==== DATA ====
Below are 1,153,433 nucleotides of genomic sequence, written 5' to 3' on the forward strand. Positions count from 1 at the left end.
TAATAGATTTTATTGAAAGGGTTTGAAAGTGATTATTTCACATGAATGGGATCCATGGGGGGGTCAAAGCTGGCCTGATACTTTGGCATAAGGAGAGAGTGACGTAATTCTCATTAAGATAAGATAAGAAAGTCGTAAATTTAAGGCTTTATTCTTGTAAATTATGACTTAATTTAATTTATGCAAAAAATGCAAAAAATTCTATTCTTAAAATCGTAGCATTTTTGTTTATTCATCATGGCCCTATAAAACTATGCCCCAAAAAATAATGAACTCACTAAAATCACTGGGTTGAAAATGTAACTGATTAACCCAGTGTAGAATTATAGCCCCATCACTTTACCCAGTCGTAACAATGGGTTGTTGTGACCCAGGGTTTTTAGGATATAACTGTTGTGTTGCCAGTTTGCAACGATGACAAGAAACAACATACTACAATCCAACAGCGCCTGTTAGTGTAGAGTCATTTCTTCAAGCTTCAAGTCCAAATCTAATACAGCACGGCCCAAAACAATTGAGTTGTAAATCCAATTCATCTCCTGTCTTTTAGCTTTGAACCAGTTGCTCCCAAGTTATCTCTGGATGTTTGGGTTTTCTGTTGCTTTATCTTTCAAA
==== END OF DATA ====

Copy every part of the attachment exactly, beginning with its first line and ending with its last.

Below are 1,153,433 nucleotides of genomic sequence, written 5' to 3' on the forward strand. Positions count from 1 at the left end.
TAATAGATTTTATTGAAAGGGTTTGAAAGTGATTATTTCACATGAATGGGATCCATGGGGGGGTCAAAGCTGGCCTGATACTTTGGCATAAGGAGAGAGTGACGTAATTCTCATTAAGATAAGATAAGAAAGTCGTAAATTTAAGGCTTTATTCTTGTAAATTATGACTTAATTTAATTTATGCAAAAAATGCAAAAAATTCTATTCTTAAAATCGTAGCATTTTTGTTTATTCATCATGGCCCTATAAAACTATGCCCCAAAAAATAATGAACTCACTAAAATCACTGGGTTGAAAATGTAACTGATTAACCCAGTGTAGAATTATAGCCCCATCACTTTACCCAGTCGTAACAATGGGTTGTTGTGACCCAGGGTTTTTAGGATATAACTGTTGTGTTGCCAGTTTGCAACGATGACAAGAAACAACATACTACAATCCAACAGCGCCTGTTAGTGTAGAGTCATTTCTTCAAGCTTCAAGTCCAAATCTAATACAGCACGGCCCAAAACAATTGAGTTGTAAATCCAATTCATCTCCTGTCTTTTAGCTTTGAACCAGTTGCTCCCAAGTTATCTCTGGATGTTTGGGTTTTCTGTTGCTTTATCTTTCAAA